Newsletter no 21 – Editorial

Rights to natural resources

Illustration: leaf – An earth that nurishes @Anna and Elena Balbusso

As the world lurches from crisis to crisis, the value of land, water, forests, minerals and other natural resources as sources of wealth creation continues to rise. For those with long-standing ties to land, water and territories, nature’s greatest wealth and value is life itself, and these crises simply confirm the necessity for humans to live symbiotically with nature. However for many, natural resources are things that can be parceled, packaged, changed, bought, sold and traded in markets far away from the original location of the resource.

The attribution of rights to natural resources reflects these differences. Corporations, financial institutions and many governments promote marketable rights through land titles, water trading rights, emissions trading, etc.
Most governments recognize those who can pay most as rights holders to land, water, minerals and forests. For peasants, fisher-folk, workers, indigenous peoples and rural and urban poor, their rights to resources are legitimate claims to lands and eco-systems that are rooted in respect for nature, as well as their rights to self determination. The realization of these rights is a necessary precondition for building democratic and just governance systems, and ensuring peace and harmony with nature.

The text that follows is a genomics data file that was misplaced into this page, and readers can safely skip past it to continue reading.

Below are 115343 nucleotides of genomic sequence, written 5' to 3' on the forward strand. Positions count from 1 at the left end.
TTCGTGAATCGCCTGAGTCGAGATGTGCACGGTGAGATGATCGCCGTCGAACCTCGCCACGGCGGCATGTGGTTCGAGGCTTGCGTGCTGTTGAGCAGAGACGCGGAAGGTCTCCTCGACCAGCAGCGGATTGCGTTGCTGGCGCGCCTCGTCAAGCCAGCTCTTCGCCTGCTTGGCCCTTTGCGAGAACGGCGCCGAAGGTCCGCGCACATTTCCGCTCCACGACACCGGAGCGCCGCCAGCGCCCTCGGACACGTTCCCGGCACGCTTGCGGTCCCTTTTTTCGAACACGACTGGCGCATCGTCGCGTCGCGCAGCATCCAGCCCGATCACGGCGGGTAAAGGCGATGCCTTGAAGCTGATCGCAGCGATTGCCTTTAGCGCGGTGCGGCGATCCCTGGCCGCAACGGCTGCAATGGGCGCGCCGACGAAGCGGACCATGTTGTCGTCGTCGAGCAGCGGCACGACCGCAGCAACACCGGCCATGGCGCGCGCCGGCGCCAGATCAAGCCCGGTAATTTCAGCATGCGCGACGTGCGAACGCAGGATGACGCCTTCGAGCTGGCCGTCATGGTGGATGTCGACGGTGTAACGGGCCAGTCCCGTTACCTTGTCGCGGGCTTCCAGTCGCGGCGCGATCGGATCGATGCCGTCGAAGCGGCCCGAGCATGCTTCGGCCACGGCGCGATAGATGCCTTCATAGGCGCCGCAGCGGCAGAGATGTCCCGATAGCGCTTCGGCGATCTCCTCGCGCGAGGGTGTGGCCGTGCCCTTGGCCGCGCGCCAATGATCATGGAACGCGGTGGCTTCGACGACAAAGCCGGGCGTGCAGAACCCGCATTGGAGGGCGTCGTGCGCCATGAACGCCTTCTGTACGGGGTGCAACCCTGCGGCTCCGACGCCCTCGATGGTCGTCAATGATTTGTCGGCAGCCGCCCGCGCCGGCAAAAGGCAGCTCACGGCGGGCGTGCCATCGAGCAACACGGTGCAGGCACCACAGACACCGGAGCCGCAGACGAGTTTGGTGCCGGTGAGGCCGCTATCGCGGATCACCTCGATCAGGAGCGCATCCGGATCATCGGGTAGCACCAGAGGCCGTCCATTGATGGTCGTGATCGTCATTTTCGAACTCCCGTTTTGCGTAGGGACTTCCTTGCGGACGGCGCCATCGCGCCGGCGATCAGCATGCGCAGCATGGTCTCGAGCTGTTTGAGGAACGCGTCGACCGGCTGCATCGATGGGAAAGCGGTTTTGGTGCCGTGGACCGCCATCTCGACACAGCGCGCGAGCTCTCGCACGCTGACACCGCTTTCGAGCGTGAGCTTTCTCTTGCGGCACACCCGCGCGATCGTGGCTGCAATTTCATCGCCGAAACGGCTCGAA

The articles in this edition show how peoples across the world are fighting to secure and defend their rights to natural resources and the rights of nature. Spotlights 1 and 2 provide valuable information about tools that can be used to strengthen our struggles, which must include defending and reclaiming the notions of rights themselves from market cooptation.

Shalmali Guttal, Focus on the Global South